- Mutual respect
- Quinnipiac women’s basketball tops Miami to advance in NCAA Tournament
- Conor’s Column: Do the Bobcats have to live by the three?
- Chronicle Sports Staff makes 2018 March Madness picks
- Quinnipiac men’s ice hockey’s season ends at Cornell
- Quinnipiac men’s lacrosse cruises past Wagner, 11-3
- Feldman joins the century club
- Cait’s Column: No. 9 Quinnipiac men’s ice hockey trounced by No. 1 Cornell
- Dancing again
- Changing of the Chief
It is unfortunate that a student, who possesses such stylistic grace with the pen, has fallen victim to the liberal ideology of his professors, and the mass media which surrounds him.
I happened to read Joe Reynolds’ column entitled, “The World in Limbo: Bush’s Inaction on Iraq” on the anniversary of the Sept.11 attacks, and was shocked by the lack of urgency, so similar to that found in our country before last September.
Furthermore, I was saddened by his inability to put partisan issues behind, in the face of such a clear danger. In these last few months our president has both defined who we are as a people and stiffened our resolve, rising to tragedy as few other presidents have.
By characterizing the current Republican administration as a corrupt international bully, Reynolds simultaneously pays lip serivce to his liberally biased professors, and does the President who is protecting him a great disservice.
The case for regime change in Iraq, while involving many gray areas and complicated issues, remains very much black and white. Before Sept. 11, the American intelligence community often either missed important signs of danger, or was ignored by policy makers. A year later, 1960s era liberals, and the university students whom they attempt to indoctrinate, continue to ignore signs of impending danger.
Influenced by a selfish international community and political correctness gone mad, these people put your safety at risk. These people need to ask themselves, “Why would the President risk the lives of our soldiers, his own prestige, and his presidency on regime change in Iraq, if there was not a clear and present danger from Iraq?”
They constantly assail his Administration for being “too political,” but what political sense is there in this move if not to defend our country? Reynolds goes on to cite Bush 41 advisers, who are cautioning the current Bush on action in Iraq. With all do respect, these advisers are selfishly sacrificing our national security, in the name of defending their own reputations.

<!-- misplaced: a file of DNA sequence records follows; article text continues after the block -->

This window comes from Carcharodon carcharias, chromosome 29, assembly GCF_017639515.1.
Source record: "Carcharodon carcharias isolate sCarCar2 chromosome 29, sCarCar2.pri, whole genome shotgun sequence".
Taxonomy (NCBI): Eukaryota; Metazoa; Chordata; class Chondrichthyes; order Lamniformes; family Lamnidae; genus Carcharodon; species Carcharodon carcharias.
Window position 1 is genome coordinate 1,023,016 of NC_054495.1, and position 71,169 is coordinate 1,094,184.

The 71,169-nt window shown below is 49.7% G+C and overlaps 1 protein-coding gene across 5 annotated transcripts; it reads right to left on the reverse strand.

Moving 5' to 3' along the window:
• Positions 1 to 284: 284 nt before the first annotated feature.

Bowing to U.N. resolutions and international pressure is what got us into this mess in the first place. If our leadership’s resolve had been strong enough to go alone in the Gulf War, and rid the world of Saddam Hussein, we would not be facing these problems now.
Each European country which opposes regime change in Iraq has their own clandestine reasons for doing so, and the longer we listen to them, the more danger we put ourselves in. These comments will be characterized as short sighted by your professors, and they will give you a myriad of reasons why. A rebuttal to all their possible responses would take more room than I am alloted here, but remember, in war there are winners and losers. On Sept. 11 we lost. This Republican administration is trying to not let us loose again. Very black and white.
The stereotypical characterization of this Republican Administration, and our President as a mindless idiot incapable of independent thinking and manipulated by his subordinates is ridiculous. The average citizens of this country refuse to believe these lies, despite the constant haranguing upon them by biased academic elites and mass media.
When Joe Reynolds characterizes conservative ideology as one of battlefield bravado, corporate abuse and stagnate economics, while calling on the President to heed the warnings of past policy makers, he falls victim to the seductive collectivist ideology which dominates academic and media elites.
It is unfortunate that these people are so willing to compromise other’s safety, in the name of their own selfish goals. I urge my fellow students to think critically about what their professors say and what television tells you.
Put smooth talk aside, and think of the consequences of another 9/11. Only imagine it on a much larger scale with weapons of mass destruction, and then ask yourself, is it worth being a team player? Use your common sense and you won’t have to think long.